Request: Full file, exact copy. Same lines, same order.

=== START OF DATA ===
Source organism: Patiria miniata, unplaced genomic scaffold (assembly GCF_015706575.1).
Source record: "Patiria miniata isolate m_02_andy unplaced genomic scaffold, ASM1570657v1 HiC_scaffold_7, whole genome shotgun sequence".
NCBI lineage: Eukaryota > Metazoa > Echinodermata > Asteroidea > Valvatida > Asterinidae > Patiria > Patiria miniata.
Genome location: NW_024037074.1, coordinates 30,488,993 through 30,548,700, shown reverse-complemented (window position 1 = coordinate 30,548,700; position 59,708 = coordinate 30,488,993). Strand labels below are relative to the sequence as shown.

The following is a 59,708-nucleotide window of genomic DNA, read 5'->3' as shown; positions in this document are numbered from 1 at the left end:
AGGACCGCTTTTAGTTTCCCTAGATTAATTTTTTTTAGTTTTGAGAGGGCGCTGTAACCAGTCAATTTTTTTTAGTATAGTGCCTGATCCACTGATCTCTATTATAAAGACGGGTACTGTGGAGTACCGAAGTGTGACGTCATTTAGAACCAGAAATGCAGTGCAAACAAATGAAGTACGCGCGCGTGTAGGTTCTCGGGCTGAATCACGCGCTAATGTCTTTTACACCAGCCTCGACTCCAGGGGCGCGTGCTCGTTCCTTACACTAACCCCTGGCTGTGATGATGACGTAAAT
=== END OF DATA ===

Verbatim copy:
Source organism: Patiria miniata, unplaced genomic scaffold (assembly GCF_015706575.1).
Source record: "Patiria miniata isolate m_02_andy unplaced genomic scaffold, ASM1570657v1 HiC_scaffold_7, whole genome shotgun sequence".
NCBI lineage: Eukaryota > Metazoa > Echinodermata > Asteroidea > Valvatida > Asterinidae > Patiria > Patiria miniata.
Genome location: NW_024037074.1, coordinates 30,488,993 through 30,548,700, shown reverse-complemented (window position 1 = coordinate 30,548,700; position 59,708 = coordinate 30,488,993). Strand labels below are relative to the sequence as shown.

The following is a 59,708-nucleotide window of genomic DNA, read 5'->3' as shown; positions in this document are numbered from 1 at the left end:
AGGACCGCTTTTAGTTTCCCTAGATTAATTTTTTTTAGTTTTGAGAGGGCGCTGTAACCAGTCAATTTTTTTTAGTATAGTGCCTGATCCACTGATCTCTATTATAAAGACGGGTACTGTGGAGTACCGAAGTGTGACGTCATTTAGAACCAGAAATGCAGTGCAAACAAATGAAGTACGCGCGCGTGTAGGTTCTCGGGCTGAATCACGCGCTAATGTCTTTTACACCAGCCTCGACTCCAGGGGCGCGTGCTCGTTCCTTACACTAACCCCTGGCTGTGATGATGACGTAAAT